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Universal Credit – what’s happening next?

Jasmine Basran, Policy and Public Affairs Manager

Last week, the Government published new draft regulations for the next stage of the roll-out of Universal Credit, also known as ‘managed migration’. This followed a wide-ranging consultation on previous regulations, and the new proposed regulations will be put to a vote in Parliament.

The managed migration process will mean that by 2023 everyone will be moved onto Universal Credit. There are still around six million people on the current benefits system. This is a huge challenge by any means.

What do the new draft regulations say?

There are a number of positive changes that have been made to the draft regulations. Crisis fed back on the first draft both directly to Government ministers and through the Social Security Advisory Committee’s consultation. The consultation had over 450 responses from individuals and organisations wanting to make sure the next stage of Universal Credit works for everyone.

The initial draft regulations suggested that most people would have to make a new claim for Universal Credit within one month of receiving a notice that Universal Credit is replacing their benefits. Though extensions were possible for homeless people, we were worried that this just didn’t give enough time for people coping with chaotic and often dangerous living conditions. It also placed the responsibility on the individual to notify the Department of Work and Pensions of their housing situation.

We’re pleased to see the new draft regulations suggest a minimum of three months for everyone to make their Universal Credit claim, and for the possibility of this to be extended further for homeless people.

The Department of Work and Pensions has also said that if someone does miss their deadline for claiming Universal Credit, there will be a ‘grace period’ which they can claim Universal Credit for, once they make a successful application.

The first draft regulations also suggested that homeless people wouldn’t be able to receive transitional protection. Transitional protection is a ‘top-up’ if, when moving onto Universal Credit, you see a drop in your income. This was worrying as people would likely end up struggling to pay rent, for example in temporary accommodation. This would put people at risk of having to sleep rough.

The new set of draft regulations have changed this, so that people in temporary accommodation and homeless hostels will receive transitional protection.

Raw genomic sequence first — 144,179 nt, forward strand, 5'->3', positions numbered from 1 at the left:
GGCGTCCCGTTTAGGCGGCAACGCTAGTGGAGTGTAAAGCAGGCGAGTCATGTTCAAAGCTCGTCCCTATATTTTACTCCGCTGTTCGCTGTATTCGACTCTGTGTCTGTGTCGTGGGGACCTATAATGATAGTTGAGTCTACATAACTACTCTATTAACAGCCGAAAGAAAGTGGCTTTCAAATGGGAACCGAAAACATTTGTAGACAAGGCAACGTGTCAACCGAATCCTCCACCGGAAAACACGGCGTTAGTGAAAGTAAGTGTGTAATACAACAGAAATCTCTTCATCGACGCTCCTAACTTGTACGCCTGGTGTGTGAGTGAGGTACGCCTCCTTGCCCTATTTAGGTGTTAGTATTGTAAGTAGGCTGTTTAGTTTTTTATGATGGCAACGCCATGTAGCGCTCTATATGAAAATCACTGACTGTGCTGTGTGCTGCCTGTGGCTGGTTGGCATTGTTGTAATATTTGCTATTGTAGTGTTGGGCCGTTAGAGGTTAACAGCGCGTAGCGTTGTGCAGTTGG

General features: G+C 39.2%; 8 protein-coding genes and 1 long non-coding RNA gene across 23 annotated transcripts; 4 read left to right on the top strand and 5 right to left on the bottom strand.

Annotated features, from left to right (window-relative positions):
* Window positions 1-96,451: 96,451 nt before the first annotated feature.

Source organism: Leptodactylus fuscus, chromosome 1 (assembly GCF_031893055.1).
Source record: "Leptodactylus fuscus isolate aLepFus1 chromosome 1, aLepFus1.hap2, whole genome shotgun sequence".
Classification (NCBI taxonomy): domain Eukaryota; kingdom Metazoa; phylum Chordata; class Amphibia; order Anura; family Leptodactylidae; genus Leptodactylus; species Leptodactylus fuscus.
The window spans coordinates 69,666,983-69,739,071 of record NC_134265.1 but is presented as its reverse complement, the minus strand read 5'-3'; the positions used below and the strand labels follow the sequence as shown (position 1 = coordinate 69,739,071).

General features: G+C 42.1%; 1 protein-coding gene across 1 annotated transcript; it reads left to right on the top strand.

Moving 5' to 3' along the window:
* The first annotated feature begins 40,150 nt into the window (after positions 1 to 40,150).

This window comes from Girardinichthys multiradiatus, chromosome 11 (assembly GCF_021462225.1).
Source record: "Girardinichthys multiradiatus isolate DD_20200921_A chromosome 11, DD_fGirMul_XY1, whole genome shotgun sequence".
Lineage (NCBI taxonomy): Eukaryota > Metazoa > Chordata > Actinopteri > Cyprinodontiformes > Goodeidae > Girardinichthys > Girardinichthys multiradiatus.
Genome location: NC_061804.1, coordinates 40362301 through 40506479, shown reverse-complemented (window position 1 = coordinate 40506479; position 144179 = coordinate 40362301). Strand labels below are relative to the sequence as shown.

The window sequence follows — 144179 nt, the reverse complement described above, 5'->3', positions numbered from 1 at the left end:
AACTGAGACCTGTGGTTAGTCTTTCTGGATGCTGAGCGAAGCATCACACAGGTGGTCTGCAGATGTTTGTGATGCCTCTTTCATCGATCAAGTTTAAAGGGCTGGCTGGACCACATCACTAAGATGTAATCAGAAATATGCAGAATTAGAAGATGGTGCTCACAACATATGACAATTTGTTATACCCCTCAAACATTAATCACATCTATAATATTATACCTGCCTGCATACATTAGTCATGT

What still needs to change?

While the new draft regulations mean the next stage of Universal Credit will better prevent and respond to homelessness, changes are still needed for the process work:

  • Minimising the risk of people having no income

The Government has still been unable to guarantee a way for people to move onto Universal Credit without the risk of their income from benefits being stopped. If people remain unaware of the change, or are unable to make a new claim for Universal Credit in time, their benefits will be stopped completely.

This will leave people without income for a significant period of time. We know from people’s experiences of Universal Credit so far that many people struggle when there is a delay in payment and face impossible choices as to whether to pay rent, to pay utility bills, or to feed and clothe their family. Either way, the risk of homelessness increases. We want this risk to be removed altogether; so that no one’s benefits are stopped until they have made a successful claim for Universal Credit.

The right support also needs to be in place so people can make a successful claim. Our work in Newcastle and Edinburgh has shown that a vital way of giving homeless people, and people at risk of homelessness, support for Universal Credit is by having housing and homelessness specialism in Jobcentres.

  • Making sure transitional protection helps prevent homelessness

Another key area is for transitional protection to work so that people don’t lose out when moving onto Universal Credit. The new draft regulations do improve transitional protection for homeless people, but we’re still concerned about where it falls short.

The current draft regulations still mean people can lose transitional protection if they see a rent rise, or if they are hit by the benefit cap. With Universal Credit already failing to cover the real cost of rent, being hit by a rent rise or the benefit cap will mean people will struggle even more to pay their rent. Losing transitional protection on top of this will only increase the risk of homelessness.

Watch this space…

Universal Credit must be a safety net that helps people maintain a stable home and prevent homelessness. We want to see changes in the draft regulations so that no one’s benefits are stopped and there is better transitional protection. We’ll also keep pushing for Housing and Homelessness Specialists in Jobcentres that are properly resourced, that ensure every Jobcentre is equipped to make Universal Credit work.

For media enquiries:

E: media@crisis.org.uk
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